It’s rare to be able to call your holiday an act of patriotism but with Tourism and Transport Forum Australia figures revealing the current crisis is costing our tourism industry around $9 billion a month, domestic travel has basically become your civic duty.
We’re all keen to get back out and explore our big, beautiful backyard. Here are the tiny towns set to become our new holiday hotspots. Do it for your country, book today.
A beautiful waterfall in Moina, Tasmania that allows viewers a view beside and slightly behind the falls.Source:Supplied
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An hour’s drive from Devenport, Moina is a hidden-gem town that turns fairytale in winter. Stay in a chalet at the Cradle Forest Inn and you’ll be 20 minutes from Cradle Mountain’s Enchanted Walk.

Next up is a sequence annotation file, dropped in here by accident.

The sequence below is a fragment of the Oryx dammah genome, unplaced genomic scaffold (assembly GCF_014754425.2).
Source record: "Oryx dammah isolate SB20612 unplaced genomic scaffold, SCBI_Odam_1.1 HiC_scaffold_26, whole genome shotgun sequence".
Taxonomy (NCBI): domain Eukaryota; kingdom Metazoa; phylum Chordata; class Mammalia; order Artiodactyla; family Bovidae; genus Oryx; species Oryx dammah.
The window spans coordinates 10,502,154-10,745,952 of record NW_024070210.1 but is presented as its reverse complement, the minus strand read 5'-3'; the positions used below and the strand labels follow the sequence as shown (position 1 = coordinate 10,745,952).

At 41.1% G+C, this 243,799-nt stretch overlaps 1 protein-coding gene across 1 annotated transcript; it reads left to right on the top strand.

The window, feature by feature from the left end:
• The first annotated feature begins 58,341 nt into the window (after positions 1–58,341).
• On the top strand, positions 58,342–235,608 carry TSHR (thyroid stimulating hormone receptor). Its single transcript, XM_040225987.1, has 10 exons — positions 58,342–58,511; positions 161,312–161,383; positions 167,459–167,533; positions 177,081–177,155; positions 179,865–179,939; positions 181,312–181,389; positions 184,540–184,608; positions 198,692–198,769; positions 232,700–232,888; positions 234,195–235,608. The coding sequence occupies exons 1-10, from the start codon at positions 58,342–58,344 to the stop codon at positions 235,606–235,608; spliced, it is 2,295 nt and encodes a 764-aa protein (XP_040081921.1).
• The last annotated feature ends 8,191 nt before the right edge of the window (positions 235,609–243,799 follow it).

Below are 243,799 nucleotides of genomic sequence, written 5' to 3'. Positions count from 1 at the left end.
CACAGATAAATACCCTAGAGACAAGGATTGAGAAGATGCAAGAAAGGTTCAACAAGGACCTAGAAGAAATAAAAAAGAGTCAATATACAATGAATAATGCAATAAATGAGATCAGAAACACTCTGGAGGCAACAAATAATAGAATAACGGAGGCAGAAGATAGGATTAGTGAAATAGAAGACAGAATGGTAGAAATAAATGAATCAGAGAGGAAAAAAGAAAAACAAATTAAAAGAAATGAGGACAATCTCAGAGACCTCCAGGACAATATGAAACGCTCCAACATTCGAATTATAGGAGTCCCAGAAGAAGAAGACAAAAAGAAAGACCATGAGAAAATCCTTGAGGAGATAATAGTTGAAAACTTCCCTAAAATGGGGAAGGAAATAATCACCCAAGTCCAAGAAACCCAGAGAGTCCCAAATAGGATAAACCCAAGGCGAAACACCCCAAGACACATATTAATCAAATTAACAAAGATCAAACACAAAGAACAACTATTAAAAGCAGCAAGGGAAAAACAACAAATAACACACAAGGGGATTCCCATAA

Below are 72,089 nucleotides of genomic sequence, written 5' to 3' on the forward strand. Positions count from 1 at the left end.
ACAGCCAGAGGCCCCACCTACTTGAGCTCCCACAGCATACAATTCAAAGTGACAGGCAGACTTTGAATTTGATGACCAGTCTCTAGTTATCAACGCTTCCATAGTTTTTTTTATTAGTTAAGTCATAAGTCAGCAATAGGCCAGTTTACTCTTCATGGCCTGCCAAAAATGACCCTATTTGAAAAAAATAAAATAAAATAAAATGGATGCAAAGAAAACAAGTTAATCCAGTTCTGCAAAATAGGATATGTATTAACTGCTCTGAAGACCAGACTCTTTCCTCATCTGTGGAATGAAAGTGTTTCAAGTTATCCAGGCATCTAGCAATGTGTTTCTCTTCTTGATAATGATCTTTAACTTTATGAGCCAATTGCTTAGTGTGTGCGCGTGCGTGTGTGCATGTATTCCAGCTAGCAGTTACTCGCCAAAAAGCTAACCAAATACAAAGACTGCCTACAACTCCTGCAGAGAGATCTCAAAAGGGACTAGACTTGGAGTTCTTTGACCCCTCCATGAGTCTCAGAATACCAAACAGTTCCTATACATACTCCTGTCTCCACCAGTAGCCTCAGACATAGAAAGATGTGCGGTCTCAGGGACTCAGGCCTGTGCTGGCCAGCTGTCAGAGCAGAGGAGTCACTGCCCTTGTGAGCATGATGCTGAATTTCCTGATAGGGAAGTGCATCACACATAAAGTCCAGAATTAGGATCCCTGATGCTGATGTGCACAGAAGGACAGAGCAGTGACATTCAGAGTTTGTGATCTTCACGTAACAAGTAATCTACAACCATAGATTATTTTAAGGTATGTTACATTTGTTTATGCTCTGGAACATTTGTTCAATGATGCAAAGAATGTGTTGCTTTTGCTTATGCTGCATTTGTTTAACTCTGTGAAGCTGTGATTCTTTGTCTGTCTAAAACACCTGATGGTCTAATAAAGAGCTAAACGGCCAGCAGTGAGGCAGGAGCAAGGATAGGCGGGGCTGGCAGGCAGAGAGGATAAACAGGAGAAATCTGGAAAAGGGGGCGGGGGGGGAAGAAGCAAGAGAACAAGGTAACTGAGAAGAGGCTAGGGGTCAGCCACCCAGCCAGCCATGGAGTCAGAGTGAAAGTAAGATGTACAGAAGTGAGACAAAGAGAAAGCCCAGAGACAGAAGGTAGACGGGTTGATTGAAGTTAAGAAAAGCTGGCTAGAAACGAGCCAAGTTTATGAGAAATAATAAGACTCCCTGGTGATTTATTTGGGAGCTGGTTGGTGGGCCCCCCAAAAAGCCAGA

The bedazzled frost-covered rainforest and snow-laden trees make it hard to believe you’re still in Australia. There’s also the glittery Dove Lake beneath the black spires of Cradle Mountain, and on the southern side of the park you can walk the 18km circuit around Lake St Clair.
Go hunting for apples on the orchards that surround Bilpin. Picture: Choo Beng ChewSource:Supplied
One of the top domestic searches at the moment, the Blue Mountains is heating up even as it cools way down. Cameoed in Baz Luhrmann’s The Great Gatsby, Bilpin sits between Wollemi National Park and Blue Mountains National Park, and is perfect for a cozy long weekend. Stay at the chic ‘n cheerful Sean’s Panorama.